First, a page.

Lakatos describes the three types of falsification--dogmatic, methodological and sophisticated. Did Popper hold to sophisticated falsificationism or is it a charitable interpretation of Popper? Some seem to think that he held to methodological falsificationism, but Lakatos seems to imply that Popper held to sophisticated falsification. Which is it?


In Popper's most widely read summary or introductory piece, “Conjectures and Refutations,” the position sounds like Lakatos's “dogmatic falsificationism.” However, the position Popper actually developed in Logic of Scientific Discovery is close to Lakatos's “methodological falsificationism,” as Lakatos describes it in “Falsification and the Methodology of Scientific Research Programmes.”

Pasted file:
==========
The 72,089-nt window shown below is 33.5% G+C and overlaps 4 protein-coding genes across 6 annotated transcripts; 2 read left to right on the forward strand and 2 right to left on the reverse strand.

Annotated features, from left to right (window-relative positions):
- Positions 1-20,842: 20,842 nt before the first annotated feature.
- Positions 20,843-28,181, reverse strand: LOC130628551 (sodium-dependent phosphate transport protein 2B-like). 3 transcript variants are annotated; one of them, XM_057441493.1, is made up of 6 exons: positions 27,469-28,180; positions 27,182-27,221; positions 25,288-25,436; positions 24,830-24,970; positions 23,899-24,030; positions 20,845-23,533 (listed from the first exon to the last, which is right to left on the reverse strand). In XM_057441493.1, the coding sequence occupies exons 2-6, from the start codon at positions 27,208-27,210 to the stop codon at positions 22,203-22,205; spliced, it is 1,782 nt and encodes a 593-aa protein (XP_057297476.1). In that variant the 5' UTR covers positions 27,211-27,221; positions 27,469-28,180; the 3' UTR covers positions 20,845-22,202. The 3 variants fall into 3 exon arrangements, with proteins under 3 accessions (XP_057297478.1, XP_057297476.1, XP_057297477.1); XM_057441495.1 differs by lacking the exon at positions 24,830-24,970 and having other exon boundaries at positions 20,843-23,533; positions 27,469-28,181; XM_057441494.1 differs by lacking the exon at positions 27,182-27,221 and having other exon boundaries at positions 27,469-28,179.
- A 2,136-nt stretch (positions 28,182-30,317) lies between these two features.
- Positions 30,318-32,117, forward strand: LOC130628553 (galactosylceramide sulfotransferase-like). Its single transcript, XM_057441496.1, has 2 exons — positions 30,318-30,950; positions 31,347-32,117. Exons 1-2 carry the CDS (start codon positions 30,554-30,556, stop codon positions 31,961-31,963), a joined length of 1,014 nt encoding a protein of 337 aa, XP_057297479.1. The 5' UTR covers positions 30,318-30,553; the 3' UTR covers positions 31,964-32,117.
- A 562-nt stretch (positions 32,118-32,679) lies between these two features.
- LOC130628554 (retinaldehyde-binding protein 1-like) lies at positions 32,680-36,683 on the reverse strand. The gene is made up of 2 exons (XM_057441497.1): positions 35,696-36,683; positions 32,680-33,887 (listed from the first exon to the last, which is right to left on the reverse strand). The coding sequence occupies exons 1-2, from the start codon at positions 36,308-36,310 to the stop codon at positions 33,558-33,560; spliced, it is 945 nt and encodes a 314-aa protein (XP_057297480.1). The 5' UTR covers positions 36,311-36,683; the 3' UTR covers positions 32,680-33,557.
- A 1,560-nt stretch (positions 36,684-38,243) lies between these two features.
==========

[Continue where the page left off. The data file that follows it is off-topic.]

Lakatos's “sophisticated falsificationism” incorporates his account of scientific progress. I understand Lakatos's account of theory choice as different from Popper's. Lakatos's emphasizes the rate of change of the ratio of successful predications to theory growth, while Popper bases his account of theory choice on an account of verisimilitude (see SEP discussion here).

So, I would suggest there are significant differences between Popper's view and Lakatos's sophisticated falsificationism. Lakatos personally, e.g. in his published letters with Paul Feyerabend, adopted a stance of opposition to Popper, along with reverence. So, while the similarity is a matter of degree, I would suggest there are sufficient differences to understand them as different positions.

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